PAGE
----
Even as Black political leaders criticized her campaign, Chisholm often remarked that it was more difficult for her to attract support as a woman in politics than as an African American. “What makes you think black male politicians are any different from white male politicians?” she asked. Even allies in the women’s movement hesitated to publicly support her outsider campaign. Bella Abzug, for instance, appeared at Chisholm’s events but never officially endorsed her. Chisholm did receive the official backing of the Black Panther Party, which proclaimed that “every black, poor, and progressive” person should vote for Chisholm.
Back home, Chisholm’s Democratic competitors also criticized her presidential campaign. Thomas R. Fortune, a former Chisholm campaign staffer turned Democratic rival, suggested that Chisholm’s national ambitions caused her to neglect the needs of her congressional district. “She was spending so much time with women’s lib and gay lib that she was forgetting about black lib right here in Bedford-Stuyvesant,” Fortune said.
Throughout the spring primaries, Chisholm drew only a small percentage of the vote, but she frequently contended with accusations that she drew support from other candidates deemed more electable. Black leaders in North Carolina, for instance, warned that “a vote for Shirley Chisholm was a vote for George Wallace” that would undermine other white Democratic candidates sympathetic to African-American interests.
After losing California and New York, Chisholm returned home to campaign. She confessed to a Harlem audience that victory was unlikely but promised to be a “catalyst for change” at the convention. Chisholm remained confident that she could still be an “instrument of power” on the convention floor by convincing uncommitted delegates to support her.
Ultimately, however, Chisholm’s strategy disintegrated as the Democratic National Convention approached. In late June, CBC members Walter Fauntroy of the District of Columbia, William Clay of Missouri, and Louis Stokes promised to deliver a bloc of Black delegates to put McGovern over the top and secure the nomination. When Chisholm arrived in Miami, she accused Black political leaders of having “sold out” Black voters. Chisholm refused to back down and tried to use her small number of delegates —and persuasive skills—to block McGovern’s path to the nomination. Despite a last-minute maneuver by Humphrey and Chisholm it quickly became clear that McGovern had secured the nomination.
That November, McGovern lost to Nixon in a landslide. Chisholm, meanwhile, retained her seat in the House, garnering nearly 88 percent of the vote in New York’s Twelfth Congressional District.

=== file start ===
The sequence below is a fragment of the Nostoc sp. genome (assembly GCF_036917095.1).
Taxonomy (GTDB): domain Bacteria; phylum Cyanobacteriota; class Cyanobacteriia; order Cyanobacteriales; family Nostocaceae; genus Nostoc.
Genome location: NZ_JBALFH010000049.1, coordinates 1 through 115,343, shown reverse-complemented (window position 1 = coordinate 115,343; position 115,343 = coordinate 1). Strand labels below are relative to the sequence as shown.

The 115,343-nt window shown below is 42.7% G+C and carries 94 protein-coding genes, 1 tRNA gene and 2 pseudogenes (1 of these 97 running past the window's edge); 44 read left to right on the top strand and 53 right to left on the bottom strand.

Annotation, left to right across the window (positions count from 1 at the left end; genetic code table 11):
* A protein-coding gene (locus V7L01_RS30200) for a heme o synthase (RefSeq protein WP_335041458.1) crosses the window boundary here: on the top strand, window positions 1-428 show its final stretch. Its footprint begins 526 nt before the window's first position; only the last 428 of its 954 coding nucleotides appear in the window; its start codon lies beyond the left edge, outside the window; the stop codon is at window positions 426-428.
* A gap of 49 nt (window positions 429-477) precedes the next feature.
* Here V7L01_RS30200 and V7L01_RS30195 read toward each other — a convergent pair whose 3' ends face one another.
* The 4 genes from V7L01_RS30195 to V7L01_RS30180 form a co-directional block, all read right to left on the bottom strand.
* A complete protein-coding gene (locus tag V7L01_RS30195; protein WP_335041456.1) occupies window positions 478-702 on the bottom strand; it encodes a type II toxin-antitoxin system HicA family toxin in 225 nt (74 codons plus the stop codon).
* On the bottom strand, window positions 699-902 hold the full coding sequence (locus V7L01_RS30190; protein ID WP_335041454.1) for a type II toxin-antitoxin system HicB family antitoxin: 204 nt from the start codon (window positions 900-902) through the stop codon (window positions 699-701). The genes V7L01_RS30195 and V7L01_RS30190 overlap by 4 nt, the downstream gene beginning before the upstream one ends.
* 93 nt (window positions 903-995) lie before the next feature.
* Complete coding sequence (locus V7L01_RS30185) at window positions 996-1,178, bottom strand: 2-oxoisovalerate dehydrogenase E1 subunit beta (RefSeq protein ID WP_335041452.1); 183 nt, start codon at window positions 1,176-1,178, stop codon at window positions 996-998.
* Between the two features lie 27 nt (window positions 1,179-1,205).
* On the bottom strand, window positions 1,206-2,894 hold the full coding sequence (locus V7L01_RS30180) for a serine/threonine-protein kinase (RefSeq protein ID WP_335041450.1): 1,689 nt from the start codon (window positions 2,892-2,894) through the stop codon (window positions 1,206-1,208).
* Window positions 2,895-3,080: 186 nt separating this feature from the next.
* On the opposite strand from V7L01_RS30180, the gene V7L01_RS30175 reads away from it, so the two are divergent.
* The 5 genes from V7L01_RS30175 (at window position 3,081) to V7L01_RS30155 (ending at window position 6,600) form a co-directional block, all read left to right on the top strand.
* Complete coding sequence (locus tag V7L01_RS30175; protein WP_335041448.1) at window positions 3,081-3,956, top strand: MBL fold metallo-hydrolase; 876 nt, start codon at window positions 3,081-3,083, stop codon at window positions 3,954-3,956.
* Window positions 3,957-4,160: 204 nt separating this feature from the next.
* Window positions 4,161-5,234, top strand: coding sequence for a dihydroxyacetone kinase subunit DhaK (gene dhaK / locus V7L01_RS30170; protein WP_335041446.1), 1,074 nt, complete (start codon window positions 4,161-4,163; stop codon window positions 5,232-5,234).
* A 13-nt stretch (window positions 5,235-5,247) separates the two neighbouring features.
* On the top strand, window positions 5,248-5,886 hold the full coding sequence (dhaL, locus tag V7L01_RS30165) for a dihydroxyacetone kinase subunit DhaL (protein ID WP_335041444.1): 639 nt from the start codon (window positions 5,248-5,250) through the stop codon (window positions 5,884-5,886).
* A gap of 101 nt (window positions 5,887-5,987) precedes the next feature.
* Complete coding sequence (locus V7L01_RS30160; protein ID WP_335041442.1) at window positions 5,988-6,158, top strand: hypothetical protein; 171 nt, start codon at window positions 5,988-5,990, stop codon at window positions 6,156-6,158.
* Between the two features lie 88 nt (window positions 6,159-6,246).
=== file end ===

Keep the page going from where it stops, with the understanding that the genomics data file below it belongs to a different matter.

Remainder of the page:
Back in the House—where change was often a slow, grinding process—Chisholm remained determined to influence the policies and priorities of her party: seeking funding for job training programs, increasing pay for domestic workers, and broadly expanding antipoverty efforts. Like others in the CBC, she joined efforts to put economic pressure on South Africa’s apartheid government.
Five years after running for president, Chisholm set her sights on winning the Democratic Caucus chair, the fourth-ranking elected office in party leadership at the time—and a position no woman had ever held. Again, Chisholm faced an uphill climb. “I don’t think she ever actually asked anybody’s permission to do anything,” recalled Muriel Morisey, Chisholm’s senior legislative assistant. “She was politically astute enough that she knew what was worth a fight.” Running under the slogan, “Give Your Chair to a Lady,” Chisholm had the support of the New York delegation, but ended up losing to the Agriculture Committee chair—and future Speaker of the House—Thomas S. Foley of Washington.
Despite the setback, Chisholm garnered two important positions in January 1977. She was elected secretary of the Democratic Caucus, where she helped set the party’s agenda, and served in the position until 1981. She also became the first Black woman and only the second woman ever to sit on the powerful Rules Committee, which sets the terms of debate for every bill that reaches the House Floor but which required that she leave the Education and Labor Committee. Nevertheless, Chisholm explained that Rules gave her “much more clout,” and enabled her to better support legislation “having to do with people who’ve been rather voiceless and powerless.”
Although her presidential run came up short, Chisholm succeeded as a “catalyst for change” in American politics. Whether running for the White House or pursuing a seat on the influential House Rules Committee, Chisholm sought new and more powerful means to make the government both accountable to and representative of the American people.
Sources: “Muriel Morisey Oral History Interview,” Office of the Historian, U.S. House of Representatives (19 April 2017); Atlanta Constitution, 28 April 1972; Baltimore Sun, 11 July 1971, 13 July 1971, 12 March 1972, 3 May 1972, 9 June 1972; Boston Globe, 11 March 1976; Chicago Tribune, 23 January 1972, 16 March 1972, 10 July 1972; Columbia Journalism Review, 1 August 2019; Jet, 3 June 1971; Los Angeles Times, 10 December 1971, 24 January 1972, 21 May 1972; National Public Radio, Code Switch, 7 May 2014; New York Times, 13 April 1969, 9 June 1971, 13 July 1971, 1 August 1971, 26 January 1972, 14 February 1972, 28 February 1972, 27 March 1972, 24 May 1972, 3 June 1972, 14 June 1972, 19 June 1972, 24 June 1972, 25 June 1972, 11 July 1972, 21 June 1973, 10 June 1976, 19 January 1977; Wall Street Journal, 26 October 1971, 14 February 1972; Washington Post, 20 November 1971, 15 February 1972, 28 February 1972, 26 April 1972, 13 July 1972; “From the Candidates,” Negro History Bulletin 35: 5 (May 1972): 111–114; Julie Gallagher, “Waging ‘The Good Fight’: The Political Career of Shirley Chisholm, 1953–1982,” Journal of African American History 92:3 (Summer 2007): 392–416; “95th Congress Elected New Leaders,” CQ Almanac 1977.Follow @USHouseHistory